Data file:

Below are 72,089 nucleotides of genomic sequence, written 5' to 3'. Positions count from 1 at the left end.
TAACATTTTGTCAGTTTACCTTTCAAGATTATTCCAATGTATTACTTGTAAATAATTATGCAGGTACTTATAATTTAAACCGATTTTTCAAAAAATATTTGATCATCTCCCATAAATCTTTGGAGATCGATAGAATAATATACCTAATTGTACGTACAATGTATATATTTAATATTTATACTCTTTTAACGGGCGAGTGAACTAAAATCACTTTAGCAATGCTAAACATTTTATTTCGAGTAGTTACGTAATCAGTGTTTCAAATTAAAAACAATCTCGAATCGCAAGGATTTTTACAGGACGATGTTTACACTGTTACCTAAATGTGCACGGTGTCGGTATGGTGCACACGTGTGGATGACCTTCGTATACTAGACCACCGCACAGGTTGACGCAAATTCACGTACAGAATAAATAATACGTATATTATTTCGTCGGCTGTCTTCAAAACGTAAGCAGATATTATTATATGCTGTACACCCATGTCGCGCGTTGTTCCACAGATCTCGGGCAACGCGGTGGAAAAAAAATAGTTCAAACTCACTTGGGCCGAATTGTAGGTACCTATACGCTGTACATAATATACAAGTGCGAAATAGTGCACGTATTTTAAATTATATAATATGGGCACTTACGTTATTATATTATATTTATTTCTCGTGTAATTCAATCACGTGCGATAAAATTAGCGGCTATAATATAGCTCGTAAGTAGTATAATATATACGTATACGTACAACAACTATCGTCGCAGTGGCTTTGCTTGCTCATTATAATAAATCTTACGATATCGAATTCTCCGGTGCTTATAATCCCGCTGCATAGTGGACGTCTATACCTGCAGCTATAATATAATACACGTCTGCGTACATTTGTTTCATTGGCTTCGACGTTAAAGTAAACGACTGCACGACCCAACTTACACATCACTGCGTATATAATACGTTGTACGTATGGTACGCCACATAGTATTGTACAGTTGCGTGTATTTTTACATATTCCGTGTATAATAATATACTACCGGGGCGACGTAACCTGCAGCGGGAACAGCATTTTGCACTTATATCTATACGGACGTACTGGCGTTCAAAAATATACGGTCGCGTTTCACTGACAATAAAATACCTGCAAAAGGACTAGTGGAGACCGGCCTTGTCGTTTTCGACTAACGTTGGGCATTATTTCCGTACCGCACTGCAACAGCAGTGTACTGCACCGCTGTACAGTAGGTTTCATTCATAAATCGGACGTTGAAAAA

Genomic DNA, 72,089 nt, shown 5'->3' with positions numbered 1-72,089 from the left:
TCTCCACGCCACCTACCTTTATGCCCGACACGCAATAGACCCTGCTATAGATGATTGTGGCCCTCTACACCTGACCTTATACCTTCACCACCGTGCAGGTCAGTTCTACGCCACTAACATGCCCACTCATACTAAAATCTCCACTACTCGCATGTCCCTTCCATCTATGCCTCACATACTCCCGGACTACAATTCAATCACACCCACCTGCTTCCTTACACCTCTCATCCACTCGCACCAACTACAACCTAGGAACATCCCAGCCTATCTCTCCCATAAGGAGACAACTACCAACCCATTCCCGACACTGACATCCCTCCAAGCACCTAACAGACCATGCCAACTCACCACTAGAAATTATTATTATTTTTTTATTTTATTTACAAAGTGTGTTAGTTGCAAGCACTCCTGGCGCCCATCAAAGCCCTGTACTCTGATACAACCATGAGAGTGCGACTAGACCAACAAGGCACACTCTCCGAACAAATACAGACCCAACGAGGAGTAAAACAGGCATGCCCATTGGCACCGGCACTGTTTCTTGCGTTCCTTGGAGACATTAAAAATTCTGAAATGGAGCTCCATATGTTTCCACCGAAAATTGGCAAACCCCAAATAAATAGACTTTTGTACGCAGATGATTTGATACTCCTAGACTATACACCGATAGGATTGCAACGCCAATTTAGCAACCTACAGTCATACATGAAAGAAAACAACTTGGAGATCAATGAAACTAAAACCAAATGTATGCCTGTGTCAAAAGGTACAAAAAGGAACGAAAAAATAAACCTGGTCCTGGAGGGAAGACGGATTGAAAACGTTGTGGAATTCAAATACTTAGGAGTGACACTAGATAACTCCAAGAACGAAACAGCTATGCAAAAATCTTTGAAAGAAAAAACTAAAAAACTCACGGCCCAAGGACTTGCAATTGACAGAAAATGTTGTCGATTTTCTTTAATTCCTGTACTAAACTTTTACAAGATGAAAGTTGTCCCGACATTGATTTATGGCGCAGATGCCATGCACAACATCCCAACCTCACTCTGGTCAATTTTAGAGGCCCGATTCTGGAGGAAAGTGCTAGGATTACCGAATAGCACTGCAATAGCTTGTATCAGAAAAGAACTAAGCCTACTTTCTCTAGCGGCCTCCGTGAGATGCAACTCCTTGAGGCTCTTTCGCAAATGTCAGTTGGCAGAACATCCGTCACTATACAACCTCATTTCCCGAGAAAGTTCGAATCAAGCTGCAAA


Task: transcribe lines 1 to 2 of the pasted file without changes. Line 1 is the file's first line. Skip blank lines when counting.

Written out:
Below are 72,089 nucleotides of genomic sequence, written 5' to 3'. Positions count from 1 at the left end.
TAACATTTTGTCAGTTTACCTTTCAAGATTATTCCAATGTATTACTTGTAAATAATTATGCAGGTACTTATAATTTAAACCGATTTTTCAAAAAATATTTGATCATCTCCCATAAATCTTTGGAGATCGATAGAATAATATACCTAATTGTACGTACAATGTATATATTTAATATTTATACTCTTTTAACGGGCGAGTGAACTAAAATCACTTTAGCAATGCTAAACATTTTATTTCGAGTAGTTACGTAATCAGTGTTTCAAATTAAAAACAATCTCGAATCGCAAGGATTTTTACAGGACGATGTTTACACTGTTACCTAAATGTGCACGGTGTCGGTATGGTGCACACGTGTGGATGACCTTCGTATACTAGACCACCGCACAGGTTGACGCAAATTCACGTACAGAATAAATAATACGTATATTATTTCGTCGGCTGTCTTCAAAACGTAAGCAGATATTATTATATGCTGTACACCCATGTCGCGCGTTGTTCCACAGATCTCGGGCAACGCGGTGGAAAAAAAATAGTTCAAACTCACTTGGGCCGAATTGTAGGTACCTATACGCTGTACATAATATACAAGTGCGAAATAGTGCACGTATTTTAAATTATATAATATGGGCACTTACGTTATTATATTATATTTATTTCTCGTGTAATTCAATCACGTGCGATAAAATTAGCGGCTATAATATAGCTCGTAAGTAGTATAATATATACGTATACGTACAACAACTATCGTCGCAGTGGCTTTGCTTGCTCATTATAATAAATCTTACGATATCGAATTCTCCGGTGCTTATAATCCCGCTGCATAGTGGACGTCTATACCTGCAGCTATAATATAATACACGTCTGCGTACATTTGTTTCATTGGCTTCGACGTTAAAGTAAACGACTGCACGACCCAACTTACACATCACTGCGTATATAATACGTTGTACGTATGGTACGCCACATAGTATTGTACAGTTGCGTGTATTTTTACATATTCCGTGTATAATAATATACTACCGGGGCGACGTAACCTGCAGCGGGAACAGCATTTTGCACTTATATCTATACGGACGTACTGGCGTTCAAAAATATACGGTCGCGTTTCACTGACAATAAAATACCTGCAAAAGGACTAGTGGAGACCGGCCTTGTCGTTTTCGACTAACGTTGGGCATTATTTCCGTACCGCACTGCAACAGCAGTGTACTGCACCGCTGTACAGTAGGTTTCATTCATAAATCGGACGTTGAAAAA